Defining great fund management is a difficult task but Morningstar's new rating system is a good place to start, writes John Collett.
While it's easy to say what a good fund manager does, it's harder to pin down the ingredients that go into it. Researcher Morningstar puts it down to the five "Ps": people, process, performance, parent and price. These five key factors are used by the investment researcher to rate funds and provide a useful guide for investors.
One of the worst things an investor can do is constantly switch in and out of funds chasing this year's best performer. That's because even the best-performing managers can suddenly lose their mojo.
"A rational investor would not just look at the best-performing stocks and support them blindly," a research manager at Lonsec, Paul Pavlidis, says.
"It is pretty much the same with fund managers. There is a lot of research out there that shows that a fund manager may perform well for a period but at some point will hit a tough period."
The returns of even the best-performing Australian share funds are underwhelming at present.
That's because the past five years, since the start of the GFC, have been among the worst of any five-year period on the Australian sharemarket.
During this time, the Australian sharemarket has produced an average annual return of minus 2.1 per cent. Any manager that has done better than that, after fees, has done well (see table).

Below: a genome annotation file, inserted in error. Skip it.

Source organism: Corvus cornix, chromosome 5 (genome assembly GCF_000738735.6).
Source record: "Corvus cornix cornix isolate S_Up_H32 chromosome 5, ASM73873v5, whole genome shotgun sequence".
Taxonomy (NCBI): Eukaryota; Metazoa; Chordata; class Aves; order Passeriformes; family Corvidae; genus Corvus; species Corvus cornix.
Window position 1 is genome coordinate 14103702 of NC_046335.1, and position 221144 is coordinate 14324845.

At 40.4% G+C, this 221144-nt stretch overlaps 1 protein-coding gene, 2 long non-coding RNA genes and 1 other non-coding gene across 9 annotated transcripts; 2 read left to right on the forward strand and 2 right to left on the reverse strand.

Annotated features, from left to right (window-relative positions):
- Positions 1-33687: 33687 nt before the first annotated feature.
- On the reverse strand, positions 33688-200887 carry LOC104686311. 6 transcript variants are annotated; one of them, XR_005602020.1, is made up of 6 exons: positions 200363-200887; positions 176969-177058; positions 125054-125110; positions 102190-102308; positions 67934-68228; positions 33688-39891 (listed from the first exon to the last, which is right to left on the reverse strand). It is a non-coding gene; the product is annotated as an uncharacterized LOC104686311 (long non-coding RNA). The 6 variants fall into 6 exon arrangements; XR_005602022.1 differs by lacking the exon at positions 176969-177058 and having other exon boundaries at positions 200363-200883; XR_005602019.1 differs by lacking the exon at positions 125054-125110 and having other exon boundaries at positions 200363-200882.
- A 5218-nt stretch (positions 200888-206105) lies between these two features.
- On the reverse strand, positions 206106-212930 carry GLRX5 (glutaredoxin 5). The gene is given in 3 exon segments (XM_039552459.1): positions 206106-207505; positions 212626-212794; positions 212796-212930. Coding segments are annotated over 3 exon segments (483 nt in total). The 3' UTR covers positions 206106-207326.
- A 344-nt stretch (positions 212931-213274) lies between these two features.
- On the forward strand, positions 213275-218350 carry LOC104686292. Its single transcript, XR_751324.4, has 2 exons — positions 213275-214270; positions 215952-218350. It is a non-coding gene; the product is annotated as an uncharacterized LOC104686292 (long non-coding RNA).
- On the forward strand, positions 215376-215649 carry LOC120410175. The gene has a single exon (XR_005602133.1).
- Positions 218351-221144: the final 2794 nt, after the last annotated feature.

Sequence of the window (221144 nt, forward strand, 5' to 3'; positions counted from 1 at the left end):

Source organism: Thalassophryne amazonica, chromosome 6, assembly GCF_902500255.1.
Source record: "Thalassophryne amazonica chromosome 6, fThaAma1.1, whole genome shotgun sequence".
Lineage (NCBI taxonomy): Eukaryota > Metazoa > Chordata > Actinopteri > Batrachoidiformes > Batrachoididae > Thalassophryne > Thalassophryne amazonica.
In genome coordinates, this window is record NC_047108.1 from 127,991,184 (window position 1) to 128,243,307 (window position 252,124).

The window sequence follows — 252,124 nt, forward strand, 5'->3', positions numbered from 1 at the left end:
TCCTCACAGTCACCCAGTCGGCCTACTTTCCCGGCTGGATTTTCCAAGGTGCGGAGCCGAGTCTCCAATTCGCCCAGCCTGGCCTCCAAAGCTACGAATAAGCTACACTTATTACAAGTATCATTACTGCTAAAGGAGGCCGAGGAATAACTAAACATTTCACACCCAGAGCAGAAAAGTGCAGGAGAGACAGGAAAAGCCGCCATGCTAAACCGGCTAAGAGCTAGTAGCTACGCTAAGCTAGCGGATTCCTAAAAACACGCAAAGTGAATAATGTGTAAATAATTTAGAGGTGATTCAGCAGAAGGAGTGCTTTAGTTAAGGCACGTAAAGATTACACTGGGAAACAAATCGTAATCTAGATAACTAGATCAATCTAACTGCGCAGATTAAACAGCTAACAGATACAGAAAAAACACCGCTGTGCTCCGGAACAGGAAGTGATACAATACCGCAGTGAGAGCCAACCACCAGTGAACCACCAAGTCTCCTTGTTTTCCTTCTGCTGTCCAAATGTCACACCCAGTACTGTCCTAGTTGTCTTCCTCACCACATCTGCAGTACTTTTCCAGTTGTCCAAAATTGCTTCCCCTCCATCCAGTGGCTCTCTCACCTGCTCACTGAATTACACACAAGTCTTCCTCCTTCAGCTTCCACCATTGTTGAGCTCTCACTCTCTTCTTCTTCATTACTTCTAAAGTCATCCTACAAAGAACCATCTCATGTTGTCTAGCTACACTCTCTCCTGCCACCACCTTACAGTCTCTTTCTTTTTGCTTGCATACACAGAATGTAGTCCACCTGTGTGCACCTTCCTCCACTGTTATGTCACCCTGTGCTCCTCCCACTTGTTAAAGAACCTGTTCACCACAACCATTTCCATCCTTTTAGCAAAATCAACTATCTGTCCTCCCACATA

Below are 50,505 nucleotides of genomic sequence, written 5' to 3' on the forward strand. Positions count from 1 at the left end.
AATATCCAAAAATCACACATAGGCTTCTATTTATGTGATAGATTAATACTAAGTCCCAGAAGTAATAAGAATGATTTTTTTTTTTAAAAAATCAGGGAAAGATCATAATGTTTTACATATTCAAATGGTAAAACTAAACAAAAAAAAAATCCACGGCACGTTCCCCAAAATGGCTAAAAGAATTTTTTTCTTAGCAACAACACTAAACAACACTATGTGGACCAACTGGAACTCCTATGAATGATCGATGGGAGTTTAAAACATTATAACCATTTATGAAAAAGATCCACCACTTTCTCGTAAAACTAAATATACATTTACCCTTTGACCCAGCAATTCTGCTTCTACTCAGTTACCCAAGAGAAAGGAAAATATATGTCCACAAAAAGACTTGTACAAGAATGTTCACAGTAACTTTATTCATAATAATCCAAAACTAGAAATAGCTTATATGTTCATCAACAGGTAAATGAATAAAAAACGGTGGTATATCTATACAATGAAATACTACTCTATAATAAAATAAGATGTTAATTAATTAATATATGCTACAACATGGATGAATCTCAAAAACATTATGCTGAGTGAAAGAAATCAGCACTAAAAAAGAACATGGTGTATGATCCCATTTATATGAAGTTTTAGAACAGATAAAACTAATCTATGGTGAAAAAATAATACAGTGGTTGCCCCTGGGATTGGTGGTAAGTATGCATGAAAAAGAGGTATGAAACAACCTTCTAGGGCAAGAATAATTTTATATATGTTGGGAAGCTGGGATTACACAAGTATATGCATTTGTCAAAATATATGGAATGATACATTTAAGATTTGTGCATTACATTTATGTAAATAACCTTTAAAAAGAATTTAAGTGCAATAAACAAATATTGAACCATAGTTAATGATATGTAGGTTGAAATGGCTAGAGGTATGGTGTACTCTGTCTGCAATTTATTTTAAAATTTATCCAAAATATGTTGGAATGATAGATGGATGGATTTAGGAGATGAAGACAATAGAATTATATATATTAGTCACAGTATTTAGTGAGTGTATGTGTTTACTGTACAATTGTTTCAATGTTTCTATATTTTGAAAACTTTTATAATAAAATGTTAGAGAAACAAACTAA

But what is in the past cannot be undone. What investors need to know is which managers are the most likely to perform the best in the future.
Recently, Morningstar changed its rating process to put more emphasis on the likelihood that a fund will outperform the market in which it is investing over the long term.
Morningstar's highest rating is "gold" followed by "silver" and "bronze", as well as "neutral", "negative" and "under review". The forward-looking ratings mean a fund with ordinary performance may still receive Morningstar's highest rating if the researcher believes the manager is likely to produce higher returns in the future.
As well as being able to select good managers, it's also important to be able to recognise the warning signs of when things start to go wrong, before investment performance is affected.
For the researcher it is more than just picking the winners. "We try to avoid the managers with the systemic issues that cause those bad periods [of performance]," Pavlidis says.
Pavlidis says the most important factor is people. "If you have intelligent and well-motivated people, that's a really good start," he says.
But if the people running the money are not so good, you can end up with a fund that just delivers market returns, or less after fees, he says.
At MLC Investment Management, which selects combinations of managers to run its multi-manager funds, the emphasis differs slightly.
"We start at the highest level and look at the organisation [employing the fund managers]," the head of debt assets research at MLC Investment Management, Stuart Piper, says.
"If we cannot tick the organisational box we do not hire them, even if they do have really good people and performance." Changes at the top of the organisation can quickly destroy those good performances, Piper says.
Researchers say there are few examples of when a fund has been bought by a financial services institution or merged into a larger business where the fund managers' performances have not suffered.
"Most takeovers have poisoned the investment performance," the co-founder of researcher Zenith Investment Partners, David Wright, says.